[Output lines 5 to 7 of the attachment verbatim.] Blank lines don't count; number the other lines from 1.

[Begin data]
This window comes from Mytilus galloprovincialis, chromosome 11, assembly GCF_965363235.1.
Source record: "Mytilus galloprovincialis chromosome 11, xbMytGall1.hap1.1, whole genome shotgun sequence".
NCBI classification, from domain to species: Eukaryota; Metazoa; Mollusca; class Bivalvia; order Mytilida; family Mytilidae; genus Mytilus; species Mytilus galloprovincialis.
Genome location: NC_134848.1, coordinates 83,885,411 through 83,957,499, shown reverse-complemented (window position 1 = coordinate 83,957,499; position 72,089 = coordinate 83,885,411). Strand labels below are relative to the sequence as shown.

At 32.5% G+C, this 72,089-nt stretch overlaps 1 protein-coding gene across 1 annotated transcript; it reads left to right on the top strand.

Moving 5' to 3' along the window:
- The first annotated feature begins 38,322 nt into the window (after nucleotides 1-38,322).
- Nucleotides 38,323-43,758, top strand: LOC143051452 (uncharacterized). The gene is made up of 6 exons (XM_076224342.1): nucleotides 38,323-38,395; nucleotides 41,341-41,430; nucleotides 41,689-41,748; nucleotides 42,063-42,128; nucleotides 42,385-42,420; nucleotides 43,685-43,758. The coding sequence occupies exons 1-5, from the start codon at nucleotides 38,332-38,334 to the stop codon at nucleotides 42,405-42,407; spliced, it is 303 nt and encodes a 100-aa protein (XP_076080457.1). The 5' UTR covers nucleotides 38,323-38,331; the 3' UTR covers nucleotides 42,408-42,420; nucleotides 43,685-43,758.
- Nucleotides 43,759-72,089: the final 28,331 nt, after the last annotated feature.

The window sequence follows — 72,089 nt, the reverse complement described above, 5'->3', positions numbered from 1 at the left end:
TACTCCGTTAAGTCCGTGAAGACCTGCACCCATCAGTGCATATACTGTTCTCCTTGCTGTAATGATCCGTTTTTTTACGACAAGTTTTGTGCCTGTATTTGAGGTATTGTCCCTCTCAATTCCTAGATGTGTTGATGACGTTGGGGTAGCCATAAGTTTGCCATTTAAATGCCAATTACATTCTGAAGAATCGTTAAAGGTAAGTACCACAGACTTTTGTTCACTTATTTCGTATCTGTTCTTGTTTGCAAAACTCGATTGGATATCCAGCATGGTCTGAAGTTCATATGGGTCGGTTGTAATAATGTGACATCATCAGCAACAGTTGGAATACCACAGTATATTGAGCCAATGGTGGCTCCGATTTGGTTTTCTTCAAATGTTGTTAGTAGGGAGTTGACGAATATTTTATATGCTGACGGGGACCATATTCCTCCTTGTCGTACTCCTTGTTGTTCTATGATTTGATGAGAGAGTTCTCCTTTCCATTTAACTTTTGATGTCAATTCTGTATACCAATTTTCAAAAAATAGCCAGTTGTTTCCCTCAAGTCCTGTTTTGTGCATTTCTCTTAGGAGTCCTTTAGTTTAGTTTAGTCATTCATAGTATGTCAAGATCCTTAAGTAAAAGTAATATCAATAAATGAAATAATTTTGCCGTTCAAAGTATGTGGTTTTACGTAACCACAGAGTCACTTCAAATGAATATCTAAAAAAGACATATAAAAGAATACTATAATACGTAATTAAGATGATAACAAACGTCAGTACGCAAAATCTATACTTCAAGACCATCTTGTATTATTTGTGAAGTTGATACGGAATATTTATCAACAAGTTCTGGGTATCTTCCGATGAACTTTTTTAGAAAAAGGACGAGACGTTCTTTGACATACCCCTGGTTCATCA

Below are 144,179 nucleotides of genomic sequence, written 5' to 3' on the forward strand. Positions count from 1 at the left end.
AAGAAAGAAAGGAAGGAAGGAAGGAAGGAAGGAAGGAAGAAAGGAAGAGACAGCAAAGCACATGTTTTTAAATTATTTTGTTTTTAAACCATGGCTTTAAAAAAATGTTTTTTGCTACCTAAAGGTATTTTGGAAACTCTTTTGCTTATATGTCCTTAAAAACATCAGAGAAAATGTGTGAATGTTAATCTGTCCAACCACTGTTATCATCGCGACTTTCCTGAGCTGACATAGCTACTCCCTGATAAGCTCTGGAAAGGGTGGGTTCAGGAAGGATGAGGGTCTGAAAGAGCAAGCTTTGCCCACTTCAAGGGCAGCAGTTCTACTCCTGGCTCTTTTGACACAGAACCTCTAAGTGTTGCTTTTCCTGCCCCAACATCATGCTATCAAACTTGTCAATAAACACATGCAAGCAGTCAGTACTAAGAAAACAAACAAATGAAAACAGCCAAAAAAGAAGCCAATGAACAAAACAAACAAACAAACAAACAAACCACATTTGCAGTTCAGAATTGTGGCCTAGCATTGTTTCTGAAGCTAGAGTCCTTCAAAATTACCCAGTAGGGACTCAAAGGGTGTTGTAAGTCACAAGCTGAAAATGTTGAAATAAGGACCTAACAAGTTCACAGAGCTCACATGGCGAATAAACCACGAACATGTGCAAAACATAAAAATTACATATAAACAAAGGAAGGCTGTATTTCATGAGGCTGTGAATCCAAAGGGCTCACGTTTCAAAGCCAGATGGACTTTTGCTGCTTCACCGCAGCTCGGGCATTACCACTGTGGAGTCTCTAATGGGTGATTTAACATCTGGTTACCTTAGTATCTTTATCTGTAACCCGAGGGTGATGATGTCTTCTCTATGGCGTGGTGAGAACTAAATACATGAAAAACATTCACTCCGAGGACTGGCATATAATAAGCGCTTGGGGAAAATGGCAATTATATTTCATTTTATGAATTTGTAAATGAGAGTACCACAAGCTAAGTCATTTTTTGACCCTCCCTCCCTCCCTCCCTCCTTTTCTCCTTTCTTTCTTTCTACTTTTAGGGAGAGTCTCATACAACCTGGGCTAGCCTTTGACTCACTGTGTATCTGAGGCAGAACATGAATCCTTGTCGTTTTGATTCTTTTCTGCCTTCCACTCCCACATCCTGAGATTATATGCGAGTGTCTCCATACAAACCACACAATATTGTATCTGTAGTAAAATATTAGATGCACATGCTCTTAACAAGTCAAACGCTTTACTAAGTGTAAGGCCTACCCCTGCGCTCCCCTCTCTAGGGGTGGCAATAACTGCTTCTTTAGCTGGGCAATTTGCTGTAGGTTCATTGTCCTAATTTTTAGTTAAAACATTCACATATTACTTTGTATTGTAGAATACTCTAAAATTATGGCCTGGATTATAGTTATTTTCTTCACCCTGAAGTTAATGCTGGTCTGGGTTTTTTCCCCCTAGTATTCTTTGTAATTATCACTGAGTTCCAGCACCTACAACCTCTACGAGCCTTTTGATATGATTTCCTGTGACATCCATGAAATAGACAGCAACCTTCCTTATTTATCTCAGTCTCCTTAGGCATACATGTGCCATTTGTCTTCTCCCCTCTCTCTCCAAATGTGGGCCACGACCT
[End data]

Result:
At 32.5% G+C, this 72,089-nt stretch overlaps 1 protein-coding gene across 1 annotated transcript; it reads left to right on the top strand.

Moving 5' to 3' along the window:
- The first annotated feature begins 38,322 nt into the window (after nucleotides 1-38,322).